On 26 October 1859, an ordinance was issued to the effect that houses in Copenhagen were to be provided with numbers! From the square Kongens Nytorv houses on the right side of the street were to be provided with even numbers and houses on the left side of the street with odd numbers. Until then, people had managed with saying/writing for example: … in the fourth house after the golden lion when you go east.


Postcodes were introduced in 1967 as an element in the rationalisation of mail sorting.


Around 1800, the Post Office bought its first stagecoach in the USA for the route between Copenhagen and Elsinore. In 1834, stagecoaches were introduced in large numbers and the stagecoach traffic continued until 1912 when the stagecoaches were taken out of service.

Railways in the postal service

In 1847, the first railway connection in Denmark was opened. In accordance with the concession, the Post Office was entitled, free of charge, to use the railway connection for sending letters and newspapers.

Travelling post offices

In 1856, travelling post offices were put into service. The mail was then carried by passenger trains which only ran in the daytime. This meant that mail sent between the different parts of the country arrived very late. In 1927, a night mail service was introduced from Copenhagen and on the Jutland lines, and the inauguration of the bridge across the Little Belt in 1935 and the Storestrøms Bridge in 1937 made the railway services even faster. The shift from rail to road transport caused the number of travelling post offices to fall from 132 in 1970 to 71 in 1975.

The travelling post offices disappeared with the introduction of efficient mass sorting and OCR machinery in the mail centres, and on 2 June 1997, the last train with a travelling post office ran on the railway connection to Fredericia.

Ferry services

The State often subsidised ferry services which were not profitable, but if an important ferry service was neglected, the Post Office had to take it over. Thus, the Post Office was in charge of a number of ferry services, of which Fanø-Esbjerg was handed over as the last one in 1977 to the Danish State Railways.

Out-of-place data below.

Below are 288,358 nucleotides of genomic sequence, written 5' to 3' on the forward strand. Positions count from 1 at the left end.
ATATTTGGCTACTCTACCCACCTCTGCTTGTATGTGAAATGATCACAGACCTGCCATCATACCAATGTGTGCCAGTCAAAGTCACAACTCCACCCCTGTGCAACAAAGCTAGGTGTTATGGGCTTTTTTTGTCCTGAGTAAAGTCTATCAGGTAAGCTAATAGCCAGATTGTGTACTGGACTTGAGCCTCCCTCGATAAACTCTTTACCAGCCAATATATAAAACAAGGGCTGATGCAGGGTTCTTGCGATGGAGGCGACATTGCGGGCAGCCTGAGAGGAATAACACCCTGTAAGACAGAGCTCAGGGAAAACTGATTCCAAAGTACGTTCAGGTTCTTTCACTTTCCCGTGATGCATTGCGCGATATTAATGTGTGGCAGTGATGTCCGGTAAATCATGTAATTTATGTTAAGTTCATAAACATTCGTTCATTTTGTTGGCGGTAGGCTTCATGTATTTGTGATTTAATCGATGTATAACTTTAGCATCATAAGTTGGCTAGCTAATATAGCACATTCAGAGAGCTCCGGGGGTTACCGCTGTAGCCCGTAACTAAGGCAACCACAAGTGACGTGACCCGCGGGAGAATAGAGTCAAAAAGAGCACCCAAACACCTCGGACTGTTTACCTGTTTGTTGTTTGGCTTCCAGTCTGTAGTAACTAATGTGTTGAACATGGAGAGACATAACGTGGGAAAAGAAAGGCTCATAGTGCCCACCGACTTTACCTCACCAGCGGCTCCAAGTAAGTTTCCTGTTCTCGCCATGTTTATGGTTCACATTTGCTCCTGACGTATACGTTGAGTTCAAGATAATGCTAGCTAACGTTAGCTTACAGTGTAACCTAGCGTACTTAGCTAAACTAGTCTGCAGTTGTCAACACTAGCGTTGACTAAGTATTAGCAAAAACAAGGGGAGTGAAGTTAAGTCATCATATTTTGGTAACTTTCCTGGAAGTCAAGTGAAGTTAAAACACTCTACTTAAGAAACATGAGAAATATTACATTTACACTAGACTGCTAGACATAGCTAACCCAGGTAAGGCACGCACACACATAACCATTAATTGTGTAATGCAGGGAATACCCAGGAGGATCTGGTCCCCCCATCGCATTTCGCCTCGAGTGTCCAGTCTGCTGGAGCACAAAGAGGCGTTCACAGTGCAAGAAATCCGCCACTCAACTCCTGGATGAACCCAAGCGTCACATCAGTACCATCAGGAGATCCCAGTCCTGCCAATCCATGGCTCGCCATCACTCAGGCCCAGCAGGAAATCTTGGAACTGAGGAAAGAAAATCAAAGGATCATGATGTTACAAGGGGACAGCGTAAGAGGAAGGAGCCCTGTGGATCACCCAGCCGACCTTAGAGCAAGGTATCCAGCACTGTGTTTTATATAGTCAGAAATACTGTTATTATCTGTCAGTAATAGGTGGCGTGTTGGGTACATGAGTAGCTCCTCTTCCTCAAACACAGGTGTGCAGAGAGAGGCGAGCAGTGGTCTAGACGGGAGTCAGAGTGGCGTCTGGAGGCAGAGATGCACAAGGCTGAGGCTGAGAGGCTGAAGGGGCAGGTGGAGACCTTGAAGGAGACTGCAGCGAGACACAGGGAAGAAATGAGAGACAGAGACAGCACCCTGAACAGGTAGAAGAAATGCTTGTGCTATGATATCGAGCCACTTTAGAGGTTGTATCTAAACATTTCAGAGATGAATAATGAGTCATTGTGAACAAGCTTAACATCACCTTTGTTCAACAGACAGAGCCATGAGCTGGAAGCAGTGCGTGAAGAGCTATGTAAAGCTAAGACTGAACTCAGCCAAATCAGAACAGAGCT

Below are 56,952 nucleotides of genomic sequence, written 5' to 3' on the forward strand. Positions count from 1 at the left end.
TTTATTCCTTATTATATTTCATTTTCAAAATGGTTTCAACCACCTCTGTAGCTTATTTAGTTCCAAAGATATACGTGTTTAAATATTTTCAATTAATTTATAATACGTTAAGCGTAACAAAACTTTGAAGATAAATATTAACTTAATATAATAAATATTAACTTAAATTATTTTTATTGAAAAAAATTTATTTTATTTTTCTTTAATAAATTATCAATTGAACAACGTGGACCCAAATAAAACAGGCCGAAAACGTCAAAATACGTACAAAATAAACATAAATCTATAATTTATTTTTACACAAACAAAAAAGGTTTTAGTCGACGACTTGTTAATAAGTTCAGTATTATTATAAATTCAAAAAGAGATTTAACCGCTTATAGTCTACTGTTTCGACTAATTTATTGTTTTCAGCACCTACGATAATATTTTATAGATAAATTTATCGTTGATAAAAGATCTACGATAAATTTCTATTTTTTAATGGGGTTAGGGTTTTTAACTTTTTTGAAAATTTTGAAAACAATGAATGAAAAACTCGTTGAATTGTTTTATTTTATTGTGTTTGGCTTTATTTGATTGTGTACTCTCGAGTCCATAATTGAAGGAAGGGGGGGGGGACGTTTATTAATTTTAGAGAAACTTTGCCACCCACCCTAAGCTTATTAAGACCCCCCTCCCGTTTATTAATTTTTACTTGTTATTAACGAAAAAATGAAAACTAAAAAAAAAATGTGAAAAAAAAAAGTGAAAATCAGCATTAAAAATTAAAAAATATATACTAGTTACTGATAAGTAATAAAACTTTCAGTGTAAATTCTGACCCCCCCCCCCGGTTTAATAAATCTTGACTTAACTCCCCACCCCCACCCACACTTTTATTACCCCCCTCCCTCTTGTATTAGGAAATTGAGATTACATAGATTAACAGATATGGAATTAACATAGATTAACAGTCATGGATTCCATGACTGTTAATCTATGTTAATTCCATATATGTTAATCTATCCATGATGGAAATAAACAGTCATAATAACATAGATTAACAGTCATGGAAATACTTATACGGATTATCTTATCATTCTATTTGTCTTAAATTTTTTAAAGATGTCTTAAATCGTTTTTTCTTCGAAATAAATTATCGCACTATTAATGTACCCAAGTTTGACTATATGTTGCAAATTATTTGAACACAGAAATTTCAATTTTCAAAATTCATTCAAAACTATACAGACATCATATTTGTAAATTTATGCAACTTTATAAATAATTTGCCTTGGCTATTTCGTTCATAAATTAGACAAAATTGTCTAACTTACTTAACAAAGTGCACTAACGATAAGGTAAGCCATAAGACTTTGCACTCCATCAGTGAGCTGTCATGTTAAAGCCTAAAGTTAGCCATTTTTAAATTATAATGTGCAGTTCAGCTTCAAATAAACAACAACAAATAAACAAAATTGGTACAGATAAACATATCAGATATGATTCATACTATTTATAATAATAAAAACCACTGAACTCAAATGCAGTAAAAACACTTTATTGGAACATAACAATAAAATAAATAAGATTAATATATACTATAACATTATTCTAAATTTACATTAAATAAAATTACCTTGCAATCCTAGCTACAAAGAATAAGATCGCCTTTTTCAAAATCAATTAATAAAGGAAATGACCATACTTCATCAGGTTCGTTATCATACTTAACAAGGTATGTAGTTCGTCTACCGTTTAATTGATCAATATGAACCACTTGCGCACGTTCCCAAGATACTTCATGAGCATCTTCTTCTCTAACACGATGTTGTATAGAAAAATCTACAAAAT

The first Danish stamp was put into use on 1 April 1851, which meant that it was now possible to introduce letter boxes.

The Christmas Seal 1904

In 1903, Postmaster Einar Holbøll came up with the idea to issue Christmas Seals and the first Christmas Seal was launched in 1904. The funds collected were to be used in helping sick children and over the years Christmas Seal Houses have been established as convalescent homes for children. Currently, there are four Christmas Seal Houses in Denmark. These are located in the towns of Kollund, Hobro, Ølsted and Skælskør. In 1998, the funds collected by the Christmas Seal Fund from the sale of 23,000,000 Christmas Seals amounted to DKK 18,800,000.

Air mail service

The first official air mail service took place between Copenhagen and Stege in 1919, and in the 1930s night air mail services were introduced as well. In 1936, the first regular domestic flights were established and things progressed – with a break during World War II.

From 1927 onwards ...

In 1927, the Telegraph Office and the Post Office merged and became the Post and Telegraph Office (P&T). Between 1927 and 1980, the P&T remained without any major organisational changes, but then things moved quickly. By circular no. 69 of 30 May 1986, the Post and Telegraph Office was separated into a general directorate and six state enterprises. TeleDanmark A/S was established on 1 January 1991 and GiroBank A/S on 1 June of the same year. GiroBank A/S was granted an exclusive right to use the post offices as its branch network.

In 1995, the Post Office became an independent public company fully owned by the Minister of Transport and managed by a board of directors and an executive board.

On 23 May 2002, the Danish parliament adopted by a large majority the Post Danmark A/S Act. Post Danmark A/S was officially formed with retrospective effect from 1 January 2002 at an extraordinary general meeting held on 28 June of the same year.

In 2005, CVC Capital Partners acquired 22 per cent of the shares in Post Danmark from the Danish State. In the autumn of 2005, an additional 3 per cent of the shares were offered to the employees in Post Danmark.

On 12 October 2005, Post Danmark and CVC Capital Partners signed an agreement with the Belgian Government on the acquisition of a 50 per cent stake (minus one share) in the Belgian Post, De Post-La Poste.

You can obtain more information on postal history at The Post & Tele Museum’s website.